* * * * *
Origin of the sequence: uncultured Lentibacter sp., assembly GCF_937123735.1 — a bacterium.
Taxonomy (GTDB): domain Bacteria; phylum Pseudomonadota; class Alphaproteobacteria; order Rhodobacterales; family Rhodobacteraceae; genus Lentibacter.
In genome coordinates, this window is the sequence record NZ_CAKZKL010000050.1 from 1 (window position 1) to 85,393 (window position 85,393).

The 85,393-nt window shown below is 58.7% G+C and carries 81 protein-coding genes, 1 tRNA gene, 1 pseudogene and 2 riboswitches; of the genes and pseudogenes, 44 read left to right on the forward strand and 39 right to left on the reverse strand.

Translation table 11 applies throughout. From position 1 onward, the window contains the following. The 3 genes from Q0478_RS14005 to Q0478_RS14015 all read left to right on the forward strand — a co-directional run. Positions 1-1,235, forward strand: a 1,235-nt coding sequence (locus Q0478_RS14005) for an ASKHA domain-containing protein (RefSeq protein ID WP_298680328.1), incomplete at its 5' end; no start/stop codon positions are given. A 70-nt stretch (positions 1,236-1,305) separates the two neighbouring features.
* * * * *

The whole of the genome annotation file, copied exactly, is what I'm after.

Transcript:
Origin of the sequence: uncultured Lentibacter sp., assembly GCF_937123735.1 — a bacterium.
Taxonomy (GTDB): domain Bacteria; phylum Pseudomonadota; class Alphaproteobacteria; order Rhodobacterales; family Rhodobacteraceae; genus Lentibacter.
In genome coordinates, this window is the sequence record NZ_CAKZKL010000050.1 from 1 (window position 1) to 85,393 (window position 85,393).

The 85,393-nt window shown below is 58.7% G+C and carries 81 protein-coding genes, 1 tRNA gene, 1 pseudogene and 2 riboswitches; of the genes and pseudogenes, 44 read left to right on the forward strand and 39 right to left on the reverse strand.

Translation table 11 applies throughout. From position 1 onward, the window contains the following. The 3 genes from Q0478_RS14005 to Q0478_RS14015 all read left to right on the forward strand — a co-directional run. Positions 1-1,235, forward strand: a 1,235-nt coding sequence (locus Q0478_RS14005) for an ASKHA domain-containing protein (RefSeq protein ID WP_298680328.1), incomplete at its 5' end; no start/stop codon positions are given. A 70-nt stretch (positions 1,236-1,305) separates the two neighbouring features.